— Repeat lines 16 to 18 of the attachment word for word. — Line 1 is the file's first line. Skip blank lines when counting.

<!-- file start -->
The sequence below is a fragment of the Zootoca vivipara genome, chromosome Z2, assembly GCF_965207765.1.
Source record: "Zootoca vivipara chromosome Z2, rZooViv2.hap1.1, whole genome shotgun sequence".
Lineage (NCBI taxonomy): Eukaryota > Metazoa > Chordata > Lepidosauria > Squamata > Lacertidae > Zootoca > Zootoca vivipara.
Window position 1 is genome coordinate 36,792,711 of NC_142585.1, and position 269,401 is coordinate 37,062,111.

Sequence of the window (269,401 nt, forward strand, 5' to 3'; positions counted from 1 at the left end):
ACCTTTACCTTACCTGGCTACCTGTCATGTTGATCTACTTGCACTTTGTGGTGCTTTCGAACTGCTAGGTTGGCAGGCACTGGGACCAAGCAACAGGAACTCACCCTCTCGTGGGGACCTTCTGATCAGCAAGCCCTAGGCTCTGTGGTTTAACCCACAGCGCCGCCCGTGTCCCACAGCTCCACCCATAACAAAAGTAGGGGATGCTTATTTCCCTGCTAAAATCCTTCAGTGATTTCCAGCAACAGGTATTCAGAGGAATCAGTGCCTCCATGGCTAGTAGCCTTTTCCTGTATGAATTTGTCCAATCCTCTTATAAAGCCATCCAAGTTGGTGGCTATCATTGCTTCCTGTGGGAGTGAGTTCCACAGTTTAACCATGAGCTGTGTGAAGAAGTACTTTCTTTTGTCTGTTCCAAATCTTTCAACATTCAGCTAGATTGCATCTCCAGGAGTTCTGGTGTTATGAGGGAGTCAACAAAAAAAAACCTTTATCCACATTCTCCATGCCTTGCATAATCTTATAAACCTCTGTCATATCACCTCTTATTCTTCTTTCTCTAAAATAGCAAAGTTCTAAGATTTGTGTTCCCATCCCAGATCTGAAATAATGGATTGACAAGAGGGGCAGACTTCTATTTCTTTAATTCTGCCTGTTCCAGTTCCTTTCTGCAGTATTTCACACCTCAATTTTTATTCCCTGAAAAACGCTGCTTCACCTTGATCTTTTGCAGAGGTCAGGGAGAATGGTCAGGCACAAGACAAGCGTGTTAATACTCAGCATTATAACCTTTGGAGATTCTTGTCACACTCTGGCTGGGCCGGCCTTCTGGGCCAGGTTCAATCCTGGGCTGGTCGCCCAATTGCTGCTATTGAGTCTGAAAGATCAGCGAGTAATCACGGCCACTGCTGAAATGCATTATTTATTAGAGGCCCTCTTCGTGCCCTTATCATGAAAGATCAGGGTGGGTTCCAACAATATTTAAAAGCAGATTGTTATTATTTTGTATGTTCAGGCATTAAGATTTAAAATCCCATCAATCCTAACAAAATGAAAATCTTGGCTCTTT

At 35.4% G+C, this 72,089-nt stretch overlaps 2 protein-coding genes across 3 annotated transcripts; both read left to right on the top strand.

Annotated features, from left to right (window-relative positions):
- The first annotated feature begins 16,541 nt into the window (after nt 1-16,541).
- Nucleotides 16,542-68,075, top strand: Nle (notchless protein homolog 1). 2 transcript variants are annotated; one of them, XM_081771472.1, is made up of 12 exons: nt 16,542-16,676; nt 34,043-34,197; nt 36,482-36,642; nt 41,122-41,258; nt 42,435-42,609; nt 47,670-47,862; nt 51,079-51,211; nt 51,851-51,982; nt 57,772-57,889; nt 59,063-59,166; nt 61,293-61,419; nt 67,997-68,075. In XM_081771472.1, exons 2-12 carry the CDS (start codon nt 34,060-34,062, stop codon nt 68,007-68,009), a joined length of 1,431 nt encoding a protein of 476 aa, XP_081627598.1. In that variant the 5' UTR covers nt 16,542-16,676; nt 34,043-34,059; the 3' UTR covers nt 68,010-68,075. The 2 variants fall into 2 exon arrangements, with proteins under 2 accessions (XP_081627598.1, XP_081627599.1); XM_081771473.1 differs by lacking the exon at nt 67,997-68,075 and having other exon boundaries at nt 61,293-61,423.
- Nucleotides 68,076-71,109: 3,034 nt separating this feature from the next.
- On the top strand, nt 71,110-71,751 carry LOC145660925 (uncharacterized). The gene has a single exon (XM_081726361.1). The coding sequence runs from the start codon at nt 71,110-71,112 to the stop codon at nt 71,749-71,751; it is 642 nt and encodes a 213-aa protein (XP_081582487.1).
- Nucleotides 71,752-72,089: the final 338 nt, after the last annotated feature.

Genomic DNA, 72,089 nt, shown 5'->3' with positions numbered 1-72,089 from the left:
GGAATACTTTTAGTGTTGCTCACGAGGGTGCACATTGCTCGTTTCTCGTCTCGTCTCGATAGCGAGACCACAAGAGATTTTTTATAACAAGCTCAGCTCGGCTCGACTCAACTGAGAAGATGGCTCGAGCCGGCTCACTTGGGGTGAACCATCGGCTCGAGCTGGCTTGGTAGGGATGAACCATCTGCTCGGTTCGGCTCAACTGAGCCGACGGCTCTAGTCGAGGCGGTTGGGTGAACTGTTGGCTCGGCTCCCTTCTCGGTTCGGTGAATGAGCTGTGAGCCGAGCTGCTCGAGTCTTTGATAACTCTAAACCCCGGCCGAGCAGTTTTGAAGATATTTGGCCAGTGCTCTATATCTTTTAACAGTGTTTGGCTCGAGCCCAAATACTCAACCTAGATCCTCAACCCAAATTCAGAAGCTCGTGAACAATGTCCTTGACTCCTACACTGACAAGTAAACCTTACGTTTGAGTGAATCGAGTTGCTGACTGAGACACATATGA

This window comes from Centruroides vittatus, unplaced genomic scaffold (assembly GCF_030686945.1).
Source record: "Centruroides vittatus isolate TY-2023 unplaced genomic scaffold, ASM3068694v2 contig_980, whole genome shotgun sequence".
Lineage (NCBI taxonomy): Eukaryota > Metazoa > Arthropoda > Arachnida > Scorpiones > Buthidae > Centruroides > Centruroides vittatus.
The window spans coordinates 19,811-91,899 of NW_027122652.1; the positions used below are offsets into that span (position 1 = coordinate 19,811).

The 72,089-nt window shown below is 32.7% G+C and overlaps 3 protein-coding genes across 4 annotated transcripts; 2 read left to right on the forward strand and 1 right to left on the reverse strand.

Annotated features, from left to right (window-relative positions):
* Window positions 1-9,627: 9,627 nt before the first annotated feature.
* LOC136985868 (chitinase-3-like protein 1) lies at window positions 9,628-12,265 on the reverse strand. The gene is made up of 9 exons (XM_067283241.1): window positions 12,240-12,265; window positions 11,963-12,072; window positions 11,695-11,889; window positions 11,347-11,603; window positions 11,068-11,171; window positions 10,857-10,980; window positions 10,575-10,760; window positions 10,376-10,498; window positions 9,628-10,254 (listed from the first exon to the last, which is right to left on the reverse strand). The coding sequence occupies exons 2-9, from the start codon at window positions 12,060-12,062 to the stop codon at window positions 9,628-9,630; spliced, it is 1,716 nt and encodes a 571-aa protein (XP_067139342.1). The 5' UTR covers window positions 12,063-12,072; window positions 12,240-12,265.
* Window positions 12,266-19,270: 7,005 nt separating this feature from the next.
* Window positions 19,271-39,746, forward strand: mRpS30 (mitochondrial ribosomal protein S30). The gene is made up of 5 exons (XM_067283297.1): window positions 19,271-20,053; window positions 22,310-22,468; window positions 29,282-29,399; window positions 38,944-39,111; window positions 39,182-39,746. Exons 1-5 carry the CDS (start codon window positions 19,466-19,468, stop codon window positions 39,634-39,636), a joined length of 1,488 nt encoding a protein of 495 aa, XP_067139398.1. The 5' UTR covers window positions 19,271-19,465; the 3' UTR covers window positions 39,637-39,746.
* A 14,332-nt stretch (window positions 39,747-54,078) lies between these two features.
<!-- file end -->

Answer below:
This window comes from Centruroides vittatus, unplaced genomic scaffold (assembly GCF_030686945.1).
Source record: "Centruroides vittatus isolate TY-2023 unplaced genomic scaffold, ASM3068694v2 contig_980, whole genome shotgun sequence".
Lineage (NCBI taxonomy): Eukaryota > Metazoa > Arthropoda > Arachnida > Scorpiones > Buthidae > Centruroides > Centruroides vittatus.